Tuesday, April 21, 2009

DWI - Law

All states in the U.S. designate a per se blood or breath alcohol level as the threshold point for an independent criminal offense. A second criminal offense of driving "under the influence" or "while impaired" is also usually charged in most states, with a permissive presumption of guilt where the person's blood alcohol concentration (BAC) is .08 percent or greater (units of milligrams per deciliter, representing 8 g of alcohol in 10 liters of blood). Some states (e.g., Colorado) include a lesser charge, sometimes referred to as driving while ability impaired (this may apply to individuals with a .05 percent or above, but less than the .08 per se limit for the more serious charge. The amount of alcohol intake to reach 0.08 percent varies substantially with body composition and health state. Risk of traffic accidents are increased already by far less dosage.

Prior to increased emphasis on drinking and driving in the 1980s, standards of .10-.15 percent were in place. The legal limit for commercial drivers in the U.S. is set at 0.04 percent.All states also observe a much stricter standard for drivers under the age of 21, commonly of .01-.02 these are often referred to as "Zero Tolerance" laws.

Driving under the influence of drugs

Unlike DUI, DWI, or OWUI cases that involve alcohol, there is generally no "per se" or legal limit that is employed for persons accused of driving under the influence of prescription medication or illicit drugs (although this is not the case in Ohio). Instead, the key inquiry focuses on whether the driver's faculties were impaired by the substance that was consumed. The detection and successful prosecution of drivers impaired by prescription medication or illegal drugs can therefore be difficult. Similarly, although urinalysis toxicology screens can detect the presence of such substances in the driver's bloodstream, these analyses are unable to demonstrate that the substance was actually causing impairment at the time of driving. In response to these problems, several jurisdictions are currently considering legislation that would establish "zero tolerance" laws for those drivers arrested for DUI and found to have drugs or medication in their system. Additionally, breathalyzers have been developed for the purpose of administering roadside or laboratory tests that can detect the actual level of a controlled substance in an individual's body.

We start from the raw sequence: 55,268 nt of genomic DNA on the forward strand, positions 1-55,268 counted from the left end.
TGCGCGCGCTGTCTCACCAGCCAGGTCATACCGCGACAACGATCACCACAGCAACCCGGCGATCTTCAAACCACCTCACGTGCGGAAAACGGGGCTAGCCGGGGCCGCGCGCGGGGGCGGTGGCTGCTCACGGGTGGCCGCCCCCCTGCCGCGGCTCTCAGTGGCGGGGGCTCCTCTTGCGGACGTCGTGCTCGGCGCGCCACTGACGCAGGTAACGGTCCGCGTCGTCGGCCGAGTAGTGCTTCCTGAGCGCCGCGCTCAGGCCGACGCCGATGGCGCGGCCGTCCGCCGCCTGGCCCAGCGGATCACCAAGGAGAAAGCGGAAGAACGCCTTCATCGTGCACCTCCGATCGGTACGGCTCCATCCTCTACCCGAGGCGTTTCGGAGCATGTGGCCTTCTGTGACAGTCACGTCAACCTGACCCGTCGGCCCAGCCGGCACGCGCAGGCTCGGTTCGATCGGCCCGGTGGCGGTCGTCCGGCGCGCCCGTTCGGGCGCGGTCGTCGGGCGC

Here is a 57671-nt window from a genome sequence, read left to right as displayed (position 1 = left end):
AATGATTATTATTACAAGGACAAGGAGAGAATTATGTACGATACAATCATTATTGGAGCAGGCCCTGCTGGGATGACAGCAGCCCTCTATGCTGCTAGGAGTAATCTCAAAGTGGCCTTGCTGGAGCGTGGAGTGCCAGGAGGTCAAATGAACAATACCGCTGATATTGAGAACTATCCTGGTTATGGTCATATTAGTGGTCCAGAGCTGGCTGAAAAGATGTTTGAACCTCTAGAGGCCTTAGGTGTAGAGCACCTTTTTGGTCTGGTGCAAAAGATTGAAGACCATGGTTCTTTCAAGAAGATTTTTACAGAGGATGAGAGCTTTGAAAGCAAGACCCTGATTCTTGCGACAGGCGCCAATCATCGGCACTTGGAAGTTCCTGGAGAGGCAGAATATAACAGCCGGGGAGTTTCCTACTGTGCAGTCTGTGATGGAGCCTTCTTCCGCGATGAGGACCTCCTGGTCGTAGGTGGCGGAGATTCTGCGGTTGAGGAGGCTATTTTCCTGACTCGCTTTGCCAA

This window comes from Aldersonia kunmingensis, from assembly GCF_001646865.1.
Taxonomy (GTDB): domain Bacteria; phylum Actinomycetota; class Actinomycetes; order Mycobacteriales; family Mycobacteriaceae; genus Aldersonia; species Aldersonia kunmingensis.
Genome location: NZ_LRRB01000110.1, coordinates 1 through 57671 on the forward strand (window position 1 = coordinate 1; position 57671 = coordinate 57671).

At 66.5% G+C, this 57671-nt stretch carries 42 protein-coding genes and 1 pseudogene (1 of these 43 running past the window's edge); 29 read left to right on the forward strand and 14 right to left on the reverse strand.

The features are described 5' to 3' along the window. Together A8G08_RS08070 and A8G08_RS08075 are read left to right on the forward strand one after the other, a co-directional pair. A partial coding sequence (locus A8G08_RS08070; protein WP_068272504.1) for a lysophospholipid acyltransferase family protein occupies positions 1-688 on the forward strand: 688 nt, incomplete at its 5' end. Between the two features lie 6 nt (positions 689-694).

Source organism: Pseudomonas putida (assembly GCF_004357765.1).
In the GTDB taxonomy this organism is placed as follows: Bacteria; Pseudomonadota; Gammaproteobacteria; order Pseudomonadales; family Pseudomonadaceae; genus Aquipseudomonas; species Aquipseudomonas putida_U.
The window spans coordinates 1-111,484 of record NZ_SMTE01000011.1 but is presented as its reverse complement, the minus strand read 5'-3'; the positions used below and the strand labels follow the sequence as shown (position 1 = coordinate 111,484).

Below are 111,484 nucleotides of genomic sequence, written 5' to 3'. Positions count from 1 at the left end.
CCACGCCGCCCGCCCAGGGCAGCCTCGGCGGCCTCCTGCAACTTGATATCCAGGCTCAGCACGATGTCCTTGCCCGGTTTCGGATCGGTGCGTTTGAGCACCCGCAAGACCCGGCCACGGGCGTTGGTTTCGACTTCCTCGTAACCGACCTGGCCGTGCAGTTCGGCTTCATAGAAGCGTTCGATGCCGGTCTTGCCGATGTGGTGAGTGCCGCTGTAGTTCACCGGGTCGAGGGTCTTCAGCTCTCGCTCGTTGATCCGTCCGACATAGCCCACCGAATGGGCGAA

Penalties

Compared to many other countries penalities for drunk driving, unless involved in an incident involving injury or death of others, are light. Many states do not revoke driving permits even if the offender is convicted multiple times. In most U.S. states drink driving is socialy acceptable in a way that it is not in much of Europe. Many jurisdictions require more serious penalties (such as jail time, larger fines, longer DUI program, the installation of ignition interlock devices) in cases where the driver's BAC is over 0.20, or 0.15 in some places. These additional sanctions are an attempt to deter and punish the operation of a vehicle at extremely high BAC levels and the concomitant danger posed to the safety of persons and property by heavily impaired drivers. In many cases, the reason given for these additional sanctions is because an average person would have passed out from that much alcohol. To be able to drive at that level, a person has to have consumed alcohol regularly for months in order to increase his/her alcohol tolerance and therefore is likely to have driven drunk repeatedly. However, since there is currently no standard test to measure alcohol tolerance, proponents of additional penalties for high-BAC offenders point to some studies that indicate that high-BAC offenders are more likely to be involved in a crash and more likely to recidivate. Critics of such laws point out that due to wide variations of alcohol tolerance, people with high tolerances will suffer the additional penalties, despite being less impaired than those with lower tolerances who drive with much lower BACs.